Wilson v. State

Decision Date20 September 2013
Docket NumberCR–07–0684.
Citation142 So.3d 732
PartiesDavid Phillip WILSON v. STATE of Alabama.
CourtAlabama Court of Criminal Appeals

OPINION TEXT STARTS HERE

Alabama Supreme Court 1111254.

Bryan A. Stevenson, Brandon Buskey, and Alicia A. D'Addario, Montgomery; and Tilden Jeffrey Haywood, Dothan, for appellant.

Troy King and Luther Strange, attys. gen., and Richard D. Anderson, asst. atty. gen., for appellee.

WINDOM, Judge.

David Phillip Wilson appeals his two capital-murder convictions and sentences of death. Wilson was convicted of one count of capital murder for taking the life of Dewey Walker during the course of a robbery, see§ 13A–5–40(a)(2), Ala.Code 1975, and a second count of capital murder for taking the life of Dewey Walker during the course of a burglary, see§ 13A–5–40(a)(4), Ala.Code 1975. By a vote of 10–2, the jury recommended that Wilson be sentenced to death. The circuit court accepted the jury's recommendation and sentenced Wilson to death.

On appeal, Wilson asks this Court to remand the cause to the circuit court with instructions for it to hold a hearing pursuant to Batson v. Kentucky, 476 U.S. 79, 106 S.Ct. 1712, 90 L.Ed.2d 69 (1986).1 Specifically, Wilson argues that the record raises an inference that the State used its peremptory challenges in a racially discriminatory manner. After noting that Wilson did not raise a Batson objection at trial, the State also asks this Court to remand this cause to the circuit court to hold a hearing pursuant to Batson.

This Court has explained:

“In Batson the United States Supreme Court held that black veniremembers could not be struck from a black defendant's jury because of their race. In Powers v. Ohio, 499 U.S. 400, 111 S.Ct. 1364, 113 L.Ed.2d 411 (1991), the court extended its decision in Batson to apply also to white defendants.... The United States Supreme Court in Georgia v. McCollum, 505 U.S. 42, 112 S.Ct. 2348, 120 L.Ed.2d 33 (1992), held that the protections of Batson were also available to defense counsel in criminal trials. The Alabama Supreme Court has held that the protections of Batson apply to the striking of white prospective jurors. White Consolidated Industries, Inc. v. American Liberty Insurance, Co., 617 So.2d 657 (Ala.1993).”

Grimsley v. State, 678 So.2d 1194, 1195 (Ala.Crim.App.1995).

Although Wilson did not raise a Batson objection at trial, this failure does not preclude this Court's review. SeeRule 45A, Ala. R.App. P.

“Under the ‘plain error’ doctrine, as enunciated in Rule 45A, [Ala. R.App. P.,] the Court of Criminal Appeals is required to search the record in a death penalty case and notice any error (ruling or omission) of the trial court, and to take appropriate action, whenever such error has or probably has adversely affected the substantial right of the [defendant], in the same manner as if defendant's counsel had preserved and raised such error for appellate review.”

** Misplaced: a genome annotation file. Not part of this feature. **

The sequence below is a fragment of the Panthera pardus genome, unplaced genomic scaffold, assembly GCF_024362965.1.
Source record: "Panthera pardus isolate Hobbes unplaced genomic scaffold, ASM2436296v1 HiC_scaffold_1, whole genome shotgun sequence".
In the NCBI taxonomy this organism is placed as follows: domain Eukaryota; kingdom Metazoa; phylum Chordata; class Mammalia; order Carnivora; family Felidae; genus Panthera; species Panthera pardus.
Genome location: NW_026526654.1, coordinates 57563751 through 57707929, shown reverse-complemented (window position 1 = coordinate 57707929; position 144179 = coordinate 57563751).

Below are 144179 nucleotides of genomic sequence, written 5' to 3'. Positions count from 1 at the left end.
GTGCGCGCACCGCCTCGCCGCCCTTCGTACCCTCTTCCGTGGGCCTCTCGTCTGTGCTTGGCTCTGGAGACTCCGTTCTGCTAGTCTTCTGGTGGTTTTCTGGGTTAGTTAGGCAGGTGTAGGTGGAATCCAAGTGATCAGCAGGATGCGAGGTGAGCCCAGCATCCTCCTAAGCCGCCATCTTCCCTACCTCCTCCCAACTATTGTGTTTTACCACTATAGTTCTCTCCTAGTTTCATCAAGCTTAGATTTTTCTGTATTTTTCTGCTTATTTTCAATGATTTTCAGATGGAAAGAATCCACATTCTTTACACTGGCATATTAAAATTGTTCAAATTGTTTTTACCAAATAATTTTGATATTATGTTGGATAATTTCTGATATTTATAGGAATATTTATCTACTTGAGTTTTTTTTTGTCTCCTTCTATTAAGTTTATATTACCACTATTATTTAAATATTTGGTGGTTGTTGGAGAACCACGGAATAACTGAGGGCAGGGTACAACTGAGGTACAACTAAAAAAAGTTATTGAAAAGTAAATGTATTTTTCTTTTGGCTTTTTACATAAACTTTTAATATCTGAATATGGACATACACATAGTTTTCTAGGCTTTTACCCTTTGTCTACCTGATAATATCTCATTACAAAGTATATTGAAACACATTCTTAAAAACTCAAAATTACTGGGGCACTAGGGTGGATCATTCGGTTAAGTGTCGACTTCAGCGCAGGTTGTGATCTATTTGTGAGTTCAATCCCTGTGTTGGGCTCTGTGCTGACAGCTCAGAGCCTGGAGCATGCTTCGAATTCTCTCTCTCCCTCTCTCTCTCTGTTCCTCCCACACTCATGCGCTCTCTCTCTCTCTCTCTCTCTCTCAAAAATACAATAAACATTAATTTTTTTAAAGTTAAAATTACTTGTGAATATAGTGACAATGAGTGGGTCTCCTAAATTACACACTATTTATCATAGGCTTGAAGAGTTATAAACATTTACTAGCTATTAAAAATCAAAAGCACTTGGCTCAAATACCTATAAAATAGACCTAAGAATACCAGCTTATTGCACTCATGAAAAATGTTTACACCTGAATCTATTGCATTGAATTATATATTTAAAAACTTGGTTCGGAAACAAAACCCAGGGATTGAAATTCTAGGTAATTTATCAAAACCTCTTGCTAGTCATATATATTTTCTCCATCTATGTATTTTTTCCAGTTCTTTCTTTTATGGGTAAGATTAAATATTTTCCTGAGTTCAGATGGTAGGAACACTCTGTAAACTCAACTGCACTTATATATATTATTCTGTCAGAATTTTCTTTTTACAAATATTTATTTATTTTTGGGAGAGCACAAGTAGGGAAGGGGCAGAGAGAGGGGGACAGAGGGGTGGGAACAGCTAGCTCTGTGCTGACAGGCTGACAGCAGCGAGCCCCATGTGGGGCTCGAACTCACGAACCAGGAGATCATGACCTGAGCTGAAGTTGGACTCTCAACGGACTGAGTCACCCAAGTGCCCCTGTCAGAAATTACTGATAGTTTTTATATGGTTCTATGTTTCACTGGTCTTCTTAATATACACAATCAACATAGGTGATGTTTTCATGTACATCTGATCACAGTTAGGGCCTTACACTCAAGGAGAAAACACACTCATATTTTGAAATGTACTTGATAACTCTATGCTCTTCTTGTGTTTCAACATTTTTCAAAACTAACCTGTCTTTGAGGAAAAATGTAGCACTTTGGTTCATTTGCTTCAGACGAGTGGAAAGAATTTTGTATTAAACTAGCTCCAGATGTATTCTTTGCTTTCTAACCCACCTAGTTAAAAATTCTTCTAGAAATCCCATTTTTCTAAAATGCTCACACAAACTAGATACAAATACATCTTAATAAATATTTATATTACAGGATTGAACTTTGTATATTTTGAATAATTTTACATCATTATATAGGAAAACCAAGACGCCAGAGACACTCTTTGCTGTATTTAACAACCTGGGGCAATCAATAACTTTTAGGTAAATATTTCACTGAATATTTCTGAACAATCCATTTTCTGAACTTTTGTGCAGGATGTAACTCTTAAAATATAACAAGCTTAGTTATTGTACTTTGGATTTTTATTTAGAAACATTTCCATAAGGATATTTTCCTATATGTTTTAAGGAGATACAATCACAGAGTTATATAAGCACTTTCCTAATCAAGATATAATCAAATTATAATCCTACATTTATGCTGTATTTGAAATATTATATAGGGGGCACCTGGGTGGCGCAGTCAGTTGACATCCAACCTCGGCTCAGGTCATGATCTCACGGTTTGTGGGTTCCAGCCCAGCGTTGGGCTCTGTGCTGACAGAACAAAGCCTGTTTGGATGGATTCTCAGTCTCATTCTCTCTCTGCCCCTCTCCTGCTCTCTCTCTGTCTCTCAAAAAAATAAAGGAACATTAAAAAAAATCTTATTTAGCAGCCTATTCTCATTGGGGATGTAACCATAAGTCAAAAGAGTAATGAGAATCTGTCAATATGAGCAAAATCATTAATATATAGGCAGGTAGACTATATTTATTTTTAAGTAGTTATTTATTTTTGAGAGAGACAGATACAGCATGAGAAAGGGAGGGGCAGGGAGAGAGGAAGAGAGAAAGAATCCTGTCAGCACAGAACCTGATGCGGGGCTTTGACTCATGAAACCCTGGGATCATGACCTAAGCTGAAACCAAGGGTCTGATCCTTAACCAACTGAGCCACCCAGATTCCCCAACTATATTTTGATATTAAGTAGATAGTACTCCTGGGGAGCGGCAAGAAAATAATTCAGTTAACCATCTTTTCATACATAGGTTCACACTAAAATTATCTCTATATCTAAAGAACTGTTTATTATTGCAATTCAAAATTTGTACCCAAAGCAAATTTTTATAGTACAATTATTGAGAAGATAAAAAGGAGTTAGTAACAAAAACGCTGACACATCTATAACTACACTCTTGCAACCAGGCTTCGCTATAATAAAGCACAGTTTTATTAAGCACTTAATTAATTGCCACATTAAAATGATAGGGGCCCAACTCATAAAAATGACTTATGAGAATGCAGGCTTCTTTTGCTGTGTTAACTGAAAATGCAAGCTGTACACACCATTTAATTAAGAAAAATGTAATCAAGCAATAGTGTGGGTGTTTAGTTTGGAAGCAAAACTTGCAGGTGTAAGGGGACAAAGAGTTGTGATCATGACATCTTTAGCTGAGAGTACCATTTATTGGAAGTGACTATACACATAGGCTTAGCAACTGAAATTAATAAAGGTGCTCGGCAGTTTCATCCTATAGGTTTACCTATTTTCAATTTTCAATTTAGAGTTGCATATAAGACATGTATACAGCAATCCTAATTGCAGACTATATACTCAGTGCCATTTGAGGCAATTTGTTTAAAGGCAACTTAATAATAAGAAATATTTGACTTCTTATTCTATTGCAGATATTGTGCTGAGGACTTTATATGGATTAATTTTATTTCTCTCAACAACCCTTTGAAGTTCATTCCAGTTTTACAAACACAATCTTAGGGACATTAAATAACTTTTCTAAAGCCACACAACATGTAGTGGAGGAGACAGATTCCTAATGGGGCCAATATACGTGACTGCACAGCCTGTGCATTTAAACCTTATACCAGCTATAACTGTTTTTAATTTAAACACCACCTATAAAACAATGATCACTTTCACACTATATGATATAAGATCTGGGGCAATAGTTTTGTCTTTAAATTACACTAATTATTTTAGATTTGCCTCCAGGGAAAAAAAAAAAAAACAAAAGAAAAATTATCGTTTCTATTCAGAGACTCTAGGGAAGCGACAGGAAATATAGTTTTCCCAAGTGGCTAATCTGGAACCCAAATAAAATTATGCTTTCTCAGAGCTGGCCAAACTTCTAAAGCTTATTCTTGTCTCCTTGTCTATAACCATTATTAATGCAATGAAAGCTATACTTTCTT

Ex parte Johnson, 507 So.2d 1351, 1356 (Ala.1986) (citations and quotations omitted). “For plain error to exist in the Batson context, the record must raise an inference that the State engaged in ‘purposeful discrimination’ in the exercise of its peremptory challenges.” Lewis v. State, 24 So.3d 480, 489 (Ala.Crim.App.2006) (citing Ex parte Watkins, 509 So.2d 1074 (Ala.1987)).

The Alabama Supreme Court has explained:

“The following are illustrative of the types of evidence that can be used to raise the inference of discrimination:

“1. Evidence that the ‘jurors in question share[d] only this one characteristic—their membership in the group—and that in all other respects they [were] as heterogeneous as the community as a whole.’ [People v.] Wheeler, 22 Cal.3d [258,] at 280, 583 P.2d [748,] at 764, 148 Cal.Rptr. [890,] at 905 [ (1978) ]. For instance ‘it may be significant that the persons challenged, although all black, include both men and women and are a variety of ages, occupations, and social or economic conditions,’ Wheeler, 22 Cal.3d at 280, 583 P.2d at 764, 148 Cal.Rptr. at 905, n. 27, indicating that race was the deciding factor.

“2. A pattern of strikes against black jurors on the particular venire; e.g., 4 of 6 peremptory challenges were used to strike black jurors. Batson, 476 U.S. at 97, 106 S.Ct. at 1723.

“3. The past conduct of the offending attorney in using peremptory challenges to strike all blacks from the jury venire. Swain [ v. Alabama, 380 U.S. 202, 85 S.Ct. 824, 13 L.Ed.2d 759 (1965) ].

“4. The type and manner of the offending attorney's questions and statements during voir dire, including nothing more than desultory voir dire. Batson, 476 U.S. at 97, 106 S.Ct. at 1723; Wheeler, 22 Cal.3d at 281, 583 P.2d at 764, 148 Cal.Rptr. at 905.

“5. The type and manner of questions directed to the challenged juror, including a lack of questions, or a lack of meaningful questions. Slappy v. State, 503 So.2d 350, 355 (Fla.Dist.Ct.App.1987); People v. Turner, 42 Cal.3d 711, 726 P.2d 102, 230 Cal.Rptr. 656 (1986); People v. Wheeler, 22 Cal.3d 258, 583 P.2d 748, 764, 148 Cal.Rptr. 890 [905] (1978).

“6. Disparate treatment of members of the jury venire with the same characteristics; or who answer a question in the same or similar manner; e.g., in Slappy, a black elementary school teacher was struck as being potentially too liberal because of his job, but a white elementary school teacher was not challenged. Slappy, 503 So.2d at 352 and 355.

“7. Disparate examination of members of the venire; e.g., in Slappy, a question designed to provoke a certain response that is likely to disqualify a juror was asked to black jurors, but not to white jurors. Slappy, 503 So.2d at 355.

“8. Circumstantial evidence of intent may be proven by disparate impact where all or most of the challenges were used to strike blacks from the jury. Batson, 476 U.S. at 93, 106 S.Ct. at 1721; Washington v. Davis, 426 U.S. [229,] 242, 96 S.Ct. [2040,] 2049 [, 48 L.Ed.2d 597 (1976) ].